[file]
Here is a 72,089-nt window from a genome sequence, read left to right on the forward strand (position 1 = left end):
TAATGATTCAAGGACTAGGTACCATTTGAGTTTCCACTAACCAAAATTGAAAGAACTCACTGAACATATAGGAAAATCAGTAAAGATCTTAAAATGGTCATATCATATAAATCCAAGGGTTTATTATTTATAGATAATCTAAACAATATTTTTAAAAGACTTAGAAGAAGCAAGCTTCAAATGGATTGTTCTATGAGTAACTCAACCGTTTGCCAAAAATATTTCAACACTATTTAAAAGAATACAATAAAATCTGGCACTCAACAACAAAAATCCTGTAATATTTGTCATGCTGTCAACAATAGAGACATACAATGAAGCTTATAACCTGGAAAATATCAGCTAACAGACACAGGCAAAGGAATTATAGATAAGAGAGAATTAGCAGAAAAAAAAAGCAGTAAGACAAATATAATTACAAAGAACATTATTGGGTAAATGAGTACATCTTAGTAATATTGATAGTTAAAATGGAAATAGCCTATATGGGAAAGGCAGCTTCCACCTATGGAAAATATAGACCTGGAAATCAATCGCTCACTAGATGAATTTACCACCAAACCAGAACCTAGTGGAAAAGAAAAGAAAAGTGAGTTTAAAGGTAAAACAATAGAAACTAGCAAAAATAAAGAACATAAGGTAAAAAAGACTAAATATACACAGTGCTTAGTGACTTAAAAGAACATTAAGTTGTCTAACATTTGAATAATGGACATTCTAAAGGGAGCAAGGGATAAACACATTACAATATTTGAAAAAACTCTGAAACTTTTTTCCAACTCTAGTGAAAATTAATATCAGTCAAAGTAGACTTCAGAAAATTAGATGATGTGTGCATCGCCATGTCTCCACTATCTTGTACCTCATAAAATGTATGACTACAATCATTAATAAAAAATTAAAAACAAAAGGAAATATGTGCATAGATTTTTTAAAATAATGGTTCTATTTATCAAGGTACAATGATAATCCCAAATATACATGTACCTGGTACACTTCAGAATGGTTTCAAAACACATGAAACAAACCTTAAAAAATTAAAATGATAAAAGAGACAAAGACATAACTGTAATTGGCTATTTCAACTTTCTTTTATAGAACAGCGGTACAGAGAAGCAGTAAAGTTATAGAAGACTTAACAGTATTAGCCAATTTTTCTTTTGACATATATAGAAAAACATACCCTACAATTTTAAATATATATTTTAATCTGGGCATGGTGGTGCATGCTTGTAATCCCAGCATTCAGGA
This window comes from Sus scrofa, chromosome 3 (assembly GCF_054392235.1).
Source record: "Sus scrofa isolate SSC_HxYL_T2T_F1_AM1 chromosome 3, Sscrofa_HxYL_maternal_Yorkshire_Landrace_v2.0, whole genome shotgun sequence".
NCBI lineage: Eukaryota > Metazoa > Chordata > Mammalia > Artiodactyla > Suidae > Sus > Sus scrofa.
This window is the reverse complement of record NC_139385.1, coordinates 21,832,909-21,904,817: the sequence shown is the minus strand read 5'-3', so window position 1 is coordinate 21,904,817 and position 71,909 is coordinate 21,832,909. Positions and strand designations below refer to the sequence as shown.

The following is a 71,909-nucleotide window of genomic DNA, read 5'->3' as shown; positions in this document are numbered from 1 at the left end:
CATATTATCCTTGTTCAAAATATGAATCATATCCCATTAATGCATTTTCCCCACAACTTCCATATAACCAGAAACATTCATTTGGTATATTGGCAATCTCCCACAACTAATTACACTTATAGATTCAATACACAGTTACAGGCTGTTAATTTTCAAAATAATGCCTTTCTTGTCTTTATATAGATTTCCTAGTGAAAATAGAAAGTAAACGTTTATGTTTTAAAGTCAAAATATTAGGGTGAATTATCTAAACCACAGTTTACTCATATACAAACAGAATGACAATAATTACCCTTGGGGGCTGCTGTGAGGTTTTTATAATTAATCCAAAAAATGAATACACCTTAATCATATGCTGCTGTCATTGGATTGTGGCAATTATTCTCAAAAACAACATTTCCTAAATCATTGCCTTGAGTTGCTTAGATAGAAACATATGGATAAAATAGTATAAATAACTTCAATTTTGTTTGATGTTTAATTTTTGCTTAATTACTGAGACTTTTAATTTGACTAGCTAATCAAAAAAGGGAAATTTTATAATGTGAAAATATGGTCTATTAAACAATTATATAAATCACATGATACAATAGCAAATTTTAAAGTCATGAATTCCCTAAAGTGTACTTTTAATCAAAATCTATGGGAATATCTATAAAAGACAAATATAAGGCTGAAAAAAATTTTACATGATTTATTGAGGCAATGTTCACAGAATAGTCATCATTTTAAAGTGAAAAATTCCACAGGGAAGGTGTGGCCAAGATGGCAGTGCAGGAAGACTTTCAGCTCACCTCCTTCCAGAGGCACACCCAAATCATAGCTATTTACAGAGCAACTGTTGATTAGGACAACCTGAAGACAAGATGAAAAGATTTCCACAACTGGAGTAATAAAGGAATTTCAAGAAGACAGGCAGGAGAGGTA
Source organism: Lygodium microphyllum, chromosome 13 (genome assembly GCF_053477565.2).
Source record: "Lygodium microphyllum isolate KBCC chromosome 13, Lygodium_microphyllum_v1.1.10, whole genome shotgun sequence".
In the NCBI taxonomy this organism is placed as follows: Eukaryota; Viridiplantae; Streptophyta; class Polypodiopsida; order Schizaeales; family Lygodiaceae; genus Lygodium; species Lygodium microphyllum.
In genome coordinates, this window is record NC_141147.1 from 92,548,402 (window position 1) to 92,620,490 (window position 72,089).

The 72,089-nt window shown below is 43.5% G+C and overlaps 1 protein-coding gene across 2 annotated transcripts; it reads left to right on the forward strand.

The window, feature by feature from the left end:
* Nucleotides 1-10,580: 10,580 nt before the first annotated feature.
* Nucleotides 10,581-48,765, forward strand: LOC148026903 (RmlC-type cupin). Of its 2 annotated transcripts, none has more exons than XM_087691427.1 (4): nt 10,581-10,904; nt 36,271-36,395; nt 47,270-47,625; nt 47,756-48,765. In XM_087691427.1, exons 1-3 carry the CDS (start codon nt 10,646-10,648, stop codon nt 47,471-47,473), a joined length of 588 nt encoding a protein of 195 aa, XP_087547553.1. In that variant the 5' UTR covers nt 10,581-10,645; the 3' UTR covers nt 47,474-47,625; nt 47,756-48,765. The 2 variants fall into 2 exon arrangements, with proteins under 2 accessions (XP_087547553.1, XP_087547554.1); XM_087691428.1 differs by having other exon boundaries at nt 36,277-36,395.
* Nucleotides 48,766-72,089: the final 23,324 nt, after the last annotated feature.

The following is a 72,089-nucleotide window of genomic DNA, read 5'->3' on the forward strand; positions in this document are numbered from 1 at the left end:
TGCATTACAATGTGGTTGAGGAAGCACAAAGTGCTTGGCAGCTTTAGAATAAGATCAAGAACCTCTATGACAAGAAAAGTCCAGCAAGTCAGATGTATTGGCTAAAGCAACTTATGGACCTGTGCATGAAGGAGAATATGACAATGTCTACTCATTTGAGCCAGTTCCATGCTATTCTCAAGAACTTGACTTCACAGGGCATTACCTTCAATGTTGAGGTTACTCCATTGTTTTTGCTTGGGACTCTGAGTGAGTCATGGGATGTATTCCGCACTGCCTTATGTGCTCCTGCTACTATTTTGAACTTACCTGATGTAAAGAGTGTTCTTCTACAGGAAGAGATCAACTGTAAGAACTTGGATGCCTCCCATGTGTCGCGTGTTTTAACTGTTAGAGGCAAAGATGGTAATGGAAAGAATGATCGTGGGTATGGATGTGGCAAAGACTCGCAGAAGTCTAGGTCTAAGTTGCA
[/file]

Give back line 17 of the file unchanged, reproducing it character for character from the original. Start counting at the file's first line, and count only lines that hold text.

* Nucleotides 48,766-72,089: the final 23,324 nt, after the last annotated feature.